Identifying the required skills is one part, but the next important step is ensuring that the professional delivery of these to the DCs can take place through tailored training that fits within the network’s training programme. If not already identified during the proposal writing phase, it is highly advisable to find the right Associated Partners for delivery of any training activities already during the GAP. Despite it being possible to make changes in terms of Associated Partners at any point throughout the project, including them already at this stage will certainly save additional administrative efforts and contractual changes at a later point. Confirming the involvement and commitment of all Associated Partners early and updating them on the progress of the project from the very start will also help create a more cohesive and supportive network.

Transferable skills training for early-career researchers

Whether continuing with research in academia or industry or transitioning to new roles, acquiring a set of transferable skills is ever more critical for early-career researchers (ECRs). In many cases, they will need to manage diverse (research) projects, stakeholders, and data; communicate with a variety of audiences; and find ways to finance their innovative ideas. Transferable skills training has long been a key component within MSCA projects, and it is also a highlight of our long-standing experience as partners in MSCA networks, alongside the support we at accelopment provide for grant agreement preparation, administrative project management and outreach activities. It is from this experience and our passion for sharing knowledge that our Transferable Skills Training Programme was born. We identified six key competence areas and developed a training module dedicated to each of these: 1) Research project management, 2) Data management, 3) Science communication, 4) Gender in research, 5) Funding opportunities, and 6) Grant writing. The modules are specifically tailored to the needs of researchers in ongoing DNs and COFUND projects that are also part of the MSCA programme. With the opportunity to choose as few as just one or as many as all six modules, they can be flexibly integrated within existing training plans or added to enhance the development of new ones. Designed for real-time online delivery and adaptable to showcase examples and activities tailored to the research area of the participants, the six modules ideally equip the participants with the skills they need along the different stages of their project timeline.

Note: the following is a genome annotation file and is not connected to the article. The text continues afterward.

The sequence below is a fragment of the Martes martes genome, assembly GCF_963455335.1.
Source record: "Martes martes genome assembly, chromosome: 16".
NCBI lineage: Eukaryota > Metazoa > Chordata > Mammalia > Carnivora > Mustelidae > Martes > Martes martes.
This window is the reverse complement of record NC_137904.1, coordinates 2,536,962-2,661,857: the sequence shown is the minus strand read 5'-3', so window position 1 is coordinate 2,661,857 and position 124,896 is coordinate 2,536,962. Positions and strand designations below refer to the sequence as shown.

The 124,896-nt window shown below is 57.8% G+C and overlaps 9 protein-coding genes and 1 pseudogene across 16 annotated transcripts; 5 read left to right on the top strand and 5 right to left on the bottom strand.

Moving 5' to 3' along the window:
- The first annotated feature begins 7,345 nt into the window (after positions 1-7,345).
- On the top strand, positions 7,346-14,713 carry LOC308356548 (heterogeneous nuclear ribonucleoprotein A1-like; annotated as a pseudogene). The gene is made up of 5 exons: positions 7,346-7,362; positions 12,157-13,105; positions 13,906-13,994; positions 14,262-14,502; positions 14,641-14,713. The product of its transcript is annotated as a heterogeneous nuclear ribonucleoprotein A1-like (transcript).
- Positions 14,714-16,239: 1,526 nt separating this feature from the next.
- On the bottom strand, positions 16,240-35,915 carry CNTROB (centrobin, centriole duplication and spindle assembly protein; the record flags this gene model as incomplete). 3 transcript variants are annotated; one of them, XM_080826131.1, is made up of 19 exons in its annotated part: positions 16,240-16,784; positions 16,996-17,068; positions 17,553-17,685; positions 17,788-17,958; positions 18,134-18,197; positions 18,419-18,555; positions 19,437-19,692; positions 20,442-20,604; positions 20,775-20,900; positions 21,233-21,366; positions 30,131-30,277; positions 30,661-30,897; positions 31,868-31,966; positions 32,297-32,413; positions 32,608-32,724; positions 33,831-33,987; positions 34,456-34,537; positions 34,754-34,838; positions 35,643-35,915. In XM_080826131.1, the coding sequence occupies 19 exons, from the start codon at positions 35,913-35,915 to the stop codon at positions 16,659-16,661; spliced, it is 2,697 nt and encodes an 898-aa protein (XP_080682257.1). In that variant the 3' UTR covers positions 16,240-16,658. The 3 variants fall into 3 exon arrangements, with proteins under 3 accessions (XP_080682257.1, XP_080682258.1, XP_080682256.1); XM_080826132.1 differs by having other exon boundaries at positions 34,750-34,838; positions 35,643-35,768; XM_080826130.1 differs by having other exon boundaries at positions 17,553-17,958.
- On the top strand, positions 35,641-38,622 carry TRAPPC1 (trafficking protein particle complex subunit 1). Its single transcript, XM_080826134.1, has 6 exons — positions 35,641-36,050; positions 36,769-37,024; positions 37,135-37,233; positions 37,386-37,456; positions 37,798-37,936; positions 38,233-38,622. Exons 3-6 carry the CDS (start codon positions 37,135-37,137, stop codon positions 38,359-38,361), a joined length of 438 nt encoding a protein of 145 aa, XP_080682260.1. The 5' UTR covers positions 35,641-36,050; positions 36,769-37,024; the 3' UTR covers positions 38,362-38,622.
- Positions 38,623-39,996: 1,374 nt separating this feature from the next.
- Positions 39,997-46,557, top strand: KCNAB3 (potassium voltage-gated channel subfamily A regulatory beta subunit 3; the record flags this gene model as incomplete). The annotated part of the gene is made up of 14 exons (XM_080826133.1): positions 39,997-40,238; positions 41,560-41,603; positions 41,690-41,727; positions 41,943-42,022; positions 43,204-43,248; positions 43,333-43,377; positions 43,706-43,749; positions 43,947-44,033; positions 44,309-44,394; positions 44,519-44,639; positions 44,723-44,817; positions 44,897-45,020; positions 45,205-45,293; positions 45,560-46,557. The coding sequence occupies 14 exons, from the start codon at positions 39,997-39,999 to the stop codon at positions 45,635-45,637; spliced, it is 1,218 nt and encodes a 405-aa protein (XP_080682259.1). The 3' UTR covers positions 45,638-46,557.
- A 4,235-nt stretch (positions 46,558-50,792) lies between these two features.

The six modules are in three sets, covering a typical ECR project timeline: Research Project Management and Data Management in Set 1, Science Communication and Gender in Research in Set 2, and Funding Opportunities and Grant Writing in Set 3.

Developed with the DCs in mind, our Transferable Skills Training Programme supports eraly-career researchers in building competitive skill sets for their current and future projects.

The best support from proposal and grant preparation to project

As an Associated Partner for training, administrative project management and outreach support in 11 ongoing Horizon Europe DNs, including the recently started DarChem DN and MobiliTraIN, and as a Partner Organisation in over a dozen H2020 Innovative Training Networks (ITNs), at accelopment we have what it takes to guide project partners in designing a complete and suitable training programme for their MSCA-DN. Our experienced trainers enjoy the dynamic atmosphere that is created when working with early-career researchers, and regularly deliver interactive training journeys that support the development of well-rounded skill sets. Reach out to our team to learn more about how we can work together, be it during the grant agreement preparation phase of your new project or during the proposal development stage of your next proposal.

Dr Emily Rose Ciscato

Dr. Emily Rose Ciscato
Training Programme Manager

Jacqueline Strehler

Jacqueline Strehler
Research & Innovation Project Manager